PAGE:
The effects of anger and sadness on clinical pain reports and experimentally-induced pain thresholds in women with and without fibromyalgia
Version of Record online: 21 APR 2010
Copyright © 2010 by the American College of Rheumatology
Arthritis Care & Research
Volume 62, Issue 10, pages 1370–1376, October 2010
How to Cite
van Middendorp, H., Lumley, M. A., Jacobs, J. W. G., Bijlsma, J. W. J. and Geenen, R. (2010), The effects of anger and sadness on clinical pain reports and experimentally-induced pain thresholds in women with and without fibromyalgia. Arthritis Care Res, 62: 1370–1376. doi: 10.1002/acr.20230
- Issue online: 21 APR 2010
- Version of Record online: 21 APR 2010
- Accepted manuscript online: 21 APR 2010 12:00AM EST
- Manuscript Accepted: 12 APR 2010
- Manuscript Received: 3 FEB 2010
- Dutch Arthritis Association
Negative emotions are commonly experienced in fibromyalgia and may affect pain. This study examined the effects of anger and sadness on clinical pain reports and on pain threshold and tolerance in response to electrical stimulation in women with and without fibromyalgia.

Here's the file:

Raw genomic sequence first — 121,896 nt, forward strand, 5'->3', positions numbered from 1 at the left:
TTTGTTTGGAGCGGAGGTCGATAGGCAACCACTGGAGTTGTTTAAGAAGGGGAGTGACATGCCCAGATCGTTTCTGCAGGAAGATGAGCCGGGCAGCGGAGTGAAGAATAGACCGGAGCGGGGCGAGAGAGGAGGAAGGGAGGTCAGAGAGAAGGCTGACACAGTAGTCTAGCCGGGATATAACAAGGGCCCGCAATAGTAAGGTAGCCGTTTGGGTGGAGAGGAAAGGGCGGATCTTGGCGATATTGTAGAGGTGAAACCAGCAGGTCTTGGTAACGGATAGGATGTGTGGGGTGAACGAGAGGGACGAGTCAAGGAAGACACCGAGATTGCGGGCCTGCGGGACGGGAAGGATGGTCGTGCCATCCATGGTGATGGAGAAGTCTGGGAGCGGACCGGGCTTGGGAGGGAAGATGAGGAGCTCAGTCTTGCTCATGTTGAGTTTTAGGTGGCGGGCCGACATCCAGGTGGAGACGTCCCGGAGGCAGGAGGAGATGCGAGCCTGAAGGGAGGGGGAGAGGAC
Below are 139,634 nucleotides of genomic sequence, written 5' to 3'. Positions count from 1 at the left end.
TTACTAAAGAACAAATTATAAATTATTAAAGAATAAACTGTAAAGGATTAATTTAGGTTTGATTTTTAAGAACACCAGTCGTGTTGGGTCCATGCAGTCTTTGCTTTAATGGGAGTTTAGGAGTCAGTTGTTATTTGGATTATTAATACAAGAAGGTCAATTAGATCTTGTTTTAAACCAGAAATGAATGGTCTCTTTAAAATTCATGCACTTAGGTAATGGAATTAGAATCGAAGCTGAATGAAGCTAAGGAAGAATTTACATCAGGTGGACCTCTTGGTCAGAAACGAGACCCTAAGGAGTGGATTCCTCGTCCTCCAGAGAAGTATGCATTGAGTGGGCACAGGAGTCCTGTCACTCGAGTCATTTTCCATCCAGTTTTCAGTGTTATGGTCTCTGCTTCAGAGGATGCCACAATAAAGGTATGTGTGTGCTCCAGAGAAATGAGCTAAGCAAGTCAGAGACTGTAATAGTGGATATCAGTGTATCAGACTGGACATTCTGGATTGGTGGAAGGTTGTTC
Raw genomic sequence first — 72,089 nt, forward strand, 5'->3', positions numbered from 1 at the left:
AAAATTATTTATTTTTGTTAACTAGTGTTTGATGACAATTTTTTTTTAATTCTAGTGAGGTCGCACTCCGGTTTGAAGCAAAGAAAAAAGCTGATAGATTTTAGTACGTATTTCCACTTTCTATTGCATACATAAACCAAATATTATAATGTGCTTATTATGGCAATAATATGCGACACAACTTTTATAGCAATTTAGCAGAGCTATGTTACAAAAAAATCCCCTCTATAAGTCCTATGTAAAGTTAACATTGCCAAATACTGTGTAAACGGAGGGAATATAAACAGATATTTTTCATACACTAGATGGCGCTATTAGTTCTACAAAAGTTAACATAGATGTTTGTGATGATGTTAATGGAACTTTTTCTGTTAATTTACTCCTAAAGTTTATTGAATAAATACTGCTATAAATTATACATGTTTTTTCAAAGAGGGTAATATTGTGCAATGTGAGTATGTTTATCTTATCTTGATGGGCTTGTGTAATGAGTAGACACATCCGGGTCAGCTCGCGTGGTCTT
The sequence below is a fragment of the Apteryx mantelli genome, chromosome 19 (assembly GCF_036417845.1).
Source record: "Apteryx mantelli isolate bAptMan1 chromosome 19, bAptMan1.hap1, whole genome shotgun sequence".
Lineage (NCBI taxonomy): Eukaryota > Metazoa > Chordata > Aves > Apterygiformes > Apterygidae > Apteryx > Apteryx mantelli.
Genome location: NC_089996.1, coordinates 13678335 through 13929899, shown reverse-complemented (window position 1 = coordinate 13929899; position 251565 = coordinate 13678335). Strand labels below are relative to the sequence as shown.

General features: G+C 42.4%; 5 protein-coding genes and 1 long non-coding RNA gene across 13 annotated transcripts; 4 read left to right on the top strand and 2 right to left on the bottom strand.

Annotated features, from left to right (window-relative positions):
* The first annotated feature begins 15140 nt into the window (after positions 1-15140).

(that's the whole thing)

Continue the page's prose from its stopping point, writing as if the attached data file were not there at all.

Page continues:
In an experimental study, 62 women with fibromyalgia and 59 women without fibromyalgia recalled a neutral situation, followed by recalling both an anger-inducing and a sadness-inducing situation, in counterbalanced order. The effect of these emotions on pain responses (non-induced clinical pain and experimentally-induced sensory threshold, pain threshold, and pain tolerance) was analyzed with a repeated-measures analysis of variance.
Clinical pain reports increased (P < 0.001) in women with fibromyalgia, and pain threshold (P < 0.001) and tolerance (P < 0.001) decreased in both groups in response to anger and sadness induction. Sadness reactivity predicted clinical pain responses. Anger reactivity predicted both clinical and electrically-stimulated pain responses.
The experience of both anger and sadness amplifies pain in women with and without fibromyalgia. A stronger emotion-induced pain response was associated with more emotional reactivity. No convincing evidence was found for a larger sensitivity to anger and sadness in women with fibromyalgia than in women without fibromyalgia, or for a larger sensitivity to anger than to sadness in fibromyalgia. The occurrence of anger and sadness appears to be a general risk factor for pain amplification. Emotion regulation techniques may attenuate emotional pain sensitization in patients with fibromyalgia.